Friday, January 29, 2016

Prairie Grass Cafe or Buddha of Suburbia

The Slow and Savory Review

As much as Brandy loves Chicago, sometimes she does feel the urge to get out of the city.  "The eternal convenience of urban living sometimes starts to make one feel claustrophobic," Brandy explained one day to her friend Starr, otherwise known as Chicago Foodie Girl, "I do occasionally long for the space and the quiet of the suburbs or the country, especially in the winter when cabin fever starts to take hold."  Agreeing, Starr suggested they perhaps head out on a little foodie road trip to clear their heads.

Starr's suggestion was immediately agreeable to Brandy; Prairie Grass Cafe in Northbook, a spot she had stopped into last year.  Having already flirted with the food of their executive chef, Sarah Stenger last month when she visited the indoor Evanston farmer's market, Brandy was rather excited to see her style of comfort food with high quality ingredients and simplified French techniques in its home setting.

Being used to city restaurants where space is at a premium, walking into the spacious Prairie Grass Cafe was a bit of a shock for Brandy.  At the front of the restaurant was a long bar, done in natural stones, which transitioned into the dining area.  The light was plentiful and warm with soft watercolor paintings on the walls, rich wood tables and chairs that matched the highly polished floors, and stunningly large light fixtures that gave everything a golden glow.

Brandy and Starr began with a pair of cocktails, of course; a Raspberry Mojito for Starr and a Nordic Nectar for Brandy.  Both drinks were crisp and fruity (Brandy's being a pineapple infused vodka) without being overly complicated.

To start off with, the ladies split an order of the special of the day, Banana Bread Stuffed French Toast.  The toast came served with a perfectly bisected banana that had a thin layer of caramelized sugar on it.  Brandy just loved the tiny crisp of the sugar on the banana, which was a special treat with the dense, soft banana bread.  The filing seemed to be a cream cheese, and though it was a little overwhelmed by the richness of the toast, it was still a welcome addition to the decadence.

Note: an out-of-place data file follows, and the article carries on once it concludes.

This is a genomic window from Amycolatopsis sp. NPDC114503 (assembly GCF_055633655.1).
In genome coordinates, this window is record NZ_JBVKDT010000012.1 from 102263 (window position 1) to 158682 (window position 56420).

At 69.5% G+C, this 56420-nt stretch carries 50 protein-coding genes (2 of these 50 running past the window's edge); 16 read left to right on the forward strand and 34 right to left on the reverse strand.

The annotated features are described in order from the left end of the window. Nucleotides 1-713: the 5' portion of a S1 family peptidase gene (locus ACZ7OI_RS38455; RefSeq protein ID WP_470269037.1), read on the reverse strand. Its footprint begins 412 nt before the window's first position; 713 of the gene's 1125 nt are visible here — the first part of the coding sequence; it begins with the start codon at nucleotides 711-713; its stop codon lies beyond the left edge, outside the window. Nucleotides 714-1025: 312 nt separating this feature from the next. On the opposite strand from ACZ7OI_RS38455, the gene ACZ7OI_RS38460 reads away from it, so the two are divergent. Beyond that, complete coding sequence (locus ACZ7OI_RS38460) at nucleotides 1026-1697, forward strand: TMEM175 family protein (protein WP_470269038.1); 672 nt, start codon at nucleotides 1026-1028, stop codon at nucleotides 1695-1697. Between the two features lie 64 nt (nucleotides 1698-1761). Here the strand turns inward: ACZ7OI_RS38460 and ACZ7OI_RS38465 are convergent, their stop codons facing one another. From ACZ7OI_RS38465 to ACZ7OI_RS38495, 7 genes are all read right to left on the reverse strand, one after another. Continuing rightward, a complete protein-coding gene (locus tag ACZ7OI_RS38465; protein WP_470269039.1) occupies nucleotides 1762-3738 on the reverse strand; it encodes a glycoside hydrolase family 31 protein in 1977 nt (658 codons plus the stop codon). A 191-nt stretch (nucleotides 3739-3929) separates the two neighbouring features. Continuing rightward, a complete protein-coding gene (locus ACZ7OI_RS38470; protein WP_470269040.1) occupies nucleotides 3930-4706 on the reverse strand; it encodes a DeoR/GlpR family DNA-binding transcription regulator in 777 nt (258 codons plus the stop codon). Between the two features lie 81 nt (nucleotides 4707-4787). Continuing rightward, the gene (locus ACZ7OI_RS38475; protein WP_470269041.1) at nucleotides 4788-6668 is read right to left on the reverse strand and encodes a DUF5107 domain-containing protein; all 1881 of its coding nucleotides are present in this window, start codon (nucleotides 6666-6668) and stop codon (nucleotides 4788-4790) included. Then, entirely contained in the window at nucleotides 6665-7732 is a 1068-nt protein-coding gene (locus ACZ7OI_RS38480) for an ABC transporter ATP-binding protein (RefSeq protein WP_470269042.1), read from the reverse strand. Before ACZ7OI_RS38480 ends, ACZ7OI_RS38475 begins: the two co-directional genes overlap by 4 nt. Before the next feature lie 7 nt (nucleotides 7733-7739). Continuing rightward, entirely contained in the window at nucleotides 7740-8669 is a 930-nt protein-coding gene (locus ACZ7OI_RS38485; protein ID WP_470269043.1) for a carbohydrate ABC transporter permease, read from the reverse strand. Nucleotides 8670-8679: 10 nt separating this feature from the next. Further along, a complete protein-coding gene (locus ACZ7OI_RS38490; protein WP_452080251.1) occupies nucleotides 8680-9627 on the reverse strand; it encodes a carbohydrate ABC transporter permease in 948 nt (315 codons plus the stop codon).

Starr went for the Chiliquiles as her main course, which came served with guacamole and sour cream.  Though the guacamole had a wonderfully creamy consistency and the two eggs on top were prepared perfectly over easy, the shear amount of tortilla chips in the dish made the thing less traditional chiliquiles and more breakfast style nachos.  "As good as this is now, I would add a bit of pork or chicken, just some sort of meat to round it out a bit," Starr commented, and Brandy quite agreed.

Brandy decided on the Portobello Mushroom Benedict, a twist on the traditional dish using panko breaded mushroom caps in the place of English muffins.  Brandy simply adored the crunch of the mushrooms when combined with the perfectly poached eggs and some tender sauteed spinach.  The potatoes on the side were also done nicely, with a perfect crisp exterior and just a little hint of spice.  "It's been a long while since I saw a truly innovative Benedict," Brandy mused, "Being in my line of work, I sometimes get quite bored with endless attempts to re-invent the wheel, but every once in a while, you come across something like this and remember why re-invention is a wonderful thing."

Not ready to head back to the hustle and bustle of the city quite yet, Brandy and Starr picked a duo of chocolaty desserts; a slice of French Silk Pie and a Chocolate Muk Muk Cake.  Already well acquainted with Chef Stegner's pie making prowess from seeing her wares at the farmer's market, Brandy was excited to try her take on the classic chocolate pie topped with whipped cream, and she was hardly disappointed.  The crust was buttery and tender, the filling rich and creamy like the center of a truffle, and little curls of bittersweet chocolate were the literal icing on the cake.  The Muk Muk cake was essentially a lava cake with a rich, melty chocolate center that sent Starr and Brandy's eye rolling into the backs of their respective heads.

The relaxed and delicious brunch at Prairie Grass Cafe was just the thing Brandy needed to get her mind cleared and her stomach filled.  The prices seemed fair for the quality of the food and the friendly service combined with the warm atmosphere made Brandy feel she could take her time enjoying her meal, a feeling that sometimes gets lost in busier city restaurants, where table turn over is more prized than customer experience.  "Us city dwellers can get a little jaded when it comes to the suburbs, I think," Brandy mused, "But knowing there is good food to be found even outside of the city does make me want to give these places a bit more credit.  I think some more exploration is on the docket for 2016!"

The writers of this blog were invited to dine by the restaurant free of charge in exchange for an honest review.

The Short and Sweet Review

Prairie Grass Cafe Menu, Reviews, Photos, Location and Info - Zomato

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